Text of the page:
The pigs were bouncing through the cow pasture barking at the turkeys and snorting at the calves. It was a delightful, happy scene except for one thing. These little piggies were escapees from their pig pasture across the road and occasionally snuck to our neighbor's yard to steal apple drops.
Carole Soule's blog
When I returned from the show ring with my oxen on Monday night the crew was already packing up our barn at the Hopkinton Fair. I was exhausted and the cattle were ready to go home but we all had to wait until the posters, wheel barrow, show trunk, yokes and other stuff was jammed into the goose neck trailer. The barn had to be clean or we would face a $100 fine.
The cow washing is underway, horns are polished, and we've moved into the Hopkinton State Fair grounds for Labor Day weekend. If my cows are at the fair, so am I. This is the third year for my “cow sleep over” at the Fair. Some participants sleep in tents and others sleep with their cattle but we, fortunately, have a borrowed camper. Given the prospect of cold, wet weather this weekend, sleeping with my 2,800-pound oxen sounds like a warm idea.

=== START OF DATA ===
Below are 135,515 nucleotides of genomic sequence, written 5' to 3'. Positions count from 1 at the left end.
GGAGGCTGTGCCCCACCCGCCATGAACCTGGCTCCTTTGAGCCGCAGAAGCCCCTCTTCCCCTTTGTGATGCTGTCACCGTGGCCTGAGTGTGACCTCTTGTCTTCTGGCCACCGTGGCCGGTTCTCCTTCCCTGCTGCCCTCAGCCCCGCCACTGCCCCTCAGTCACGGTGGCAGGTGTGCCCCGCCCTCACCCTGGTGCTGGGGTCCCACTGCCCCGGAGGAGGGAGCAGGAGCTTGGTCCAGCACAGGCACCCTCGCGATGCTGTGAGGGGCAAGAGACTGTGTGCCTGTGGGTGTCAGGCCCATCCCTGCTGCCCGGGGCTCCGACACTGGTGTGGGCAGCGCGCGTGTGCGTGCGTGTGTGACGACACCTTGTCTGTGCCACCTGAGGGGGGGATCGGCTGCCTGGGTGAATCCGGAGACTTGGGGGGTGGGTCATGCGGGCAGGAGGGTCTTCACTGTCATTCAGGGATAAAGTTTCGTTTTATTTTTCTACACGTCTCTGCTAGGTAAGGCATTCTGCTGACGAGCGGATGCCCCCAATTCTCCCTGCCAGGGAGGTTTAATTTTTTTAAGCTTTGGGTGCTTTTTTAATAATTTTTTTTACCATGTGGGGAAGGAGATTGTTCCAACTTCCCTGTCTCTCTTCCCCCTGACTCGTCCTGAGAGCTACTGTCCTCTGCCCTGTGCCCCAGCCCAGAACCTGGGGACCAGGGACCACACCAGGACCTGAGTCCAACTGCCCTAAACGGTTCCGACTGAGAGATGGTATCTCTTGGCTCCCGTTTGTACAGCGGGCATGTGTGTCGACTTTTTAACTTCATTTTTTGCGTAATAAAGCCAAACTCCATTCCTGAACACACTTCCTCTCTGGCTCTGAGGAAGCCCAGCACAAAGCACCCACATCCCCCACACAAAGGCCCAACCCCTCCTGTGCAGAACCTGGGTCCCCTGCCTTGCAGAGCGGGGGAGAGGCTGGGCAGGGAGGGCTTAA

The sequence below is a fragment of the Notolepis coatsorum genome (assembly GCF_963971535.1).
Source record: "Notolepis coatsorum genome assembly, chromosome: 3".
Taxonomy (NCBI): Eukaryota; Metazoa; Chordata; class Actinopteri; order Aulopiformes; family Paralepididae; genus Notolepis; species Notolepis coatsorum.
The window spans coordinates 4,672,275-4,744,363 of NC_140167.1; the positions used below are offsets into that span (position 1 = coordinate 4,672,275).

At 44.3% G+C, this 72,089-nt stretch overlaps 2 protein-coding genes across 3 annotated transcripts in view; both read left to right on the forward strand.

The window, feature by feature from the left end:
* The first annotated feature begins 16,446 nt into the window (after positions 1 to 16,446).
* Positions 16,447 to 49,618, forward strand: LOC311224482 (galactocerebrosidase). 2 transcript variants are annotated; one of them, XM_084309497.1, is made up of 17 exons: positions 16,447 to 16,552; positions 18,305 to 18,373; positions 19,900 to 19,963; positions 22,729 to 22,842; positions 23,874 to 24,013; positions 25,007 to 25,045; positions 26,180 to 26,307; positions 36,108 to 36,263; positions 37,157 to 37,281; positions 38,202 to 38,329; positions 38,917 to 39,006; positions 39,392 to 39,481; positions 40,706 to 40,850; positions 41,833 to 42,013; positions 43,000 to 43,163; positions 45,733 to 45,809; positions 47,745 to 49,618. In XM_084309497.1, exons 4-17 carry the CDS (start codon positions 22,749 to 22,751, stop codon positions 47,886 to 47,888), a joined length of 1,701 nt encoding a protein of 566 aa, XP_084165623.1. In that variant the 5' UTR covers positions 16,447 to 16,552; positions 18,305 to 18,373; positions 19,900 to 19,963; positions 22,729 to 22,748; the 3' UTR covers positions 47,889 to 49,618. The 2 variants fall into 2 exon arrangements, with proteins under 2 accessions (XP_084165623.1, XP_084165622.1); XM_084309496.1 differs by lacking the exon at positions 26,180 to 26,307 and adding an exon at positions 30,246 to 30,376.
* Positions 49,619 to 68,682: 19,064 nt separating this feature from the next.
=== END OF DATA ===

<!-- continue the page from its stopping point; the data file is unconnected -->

It's time to setup the “cow wash” to get ready for the Hopkinton Fair which is almost here. The hair I clipped off my shaggy Scottish Highlanders in the Spring has grown back enough to collect dirt and it will take loads of soap and elbow grease make them show ring ready. Sadly this year I registered nine head of cattle for the fair which means I will:
Hemmingway, a yearling Scottish Highlander, went to “summer camp” this year. I mean “real” summer camp. He was at Griswold Scout Reservation in Alton where he was brushed, walked, hugged and loved by the boy scouts for eight weeks. The camp has a farm program which included sheep, goats and, of course, Hemmingway. In July I got a call from Townsend Carmody, the camp's farm program coordinator. The heifer she had arranged to bring to camp was too wild so she asked if we had any Highlanders to loan. Hemmingway was the answer.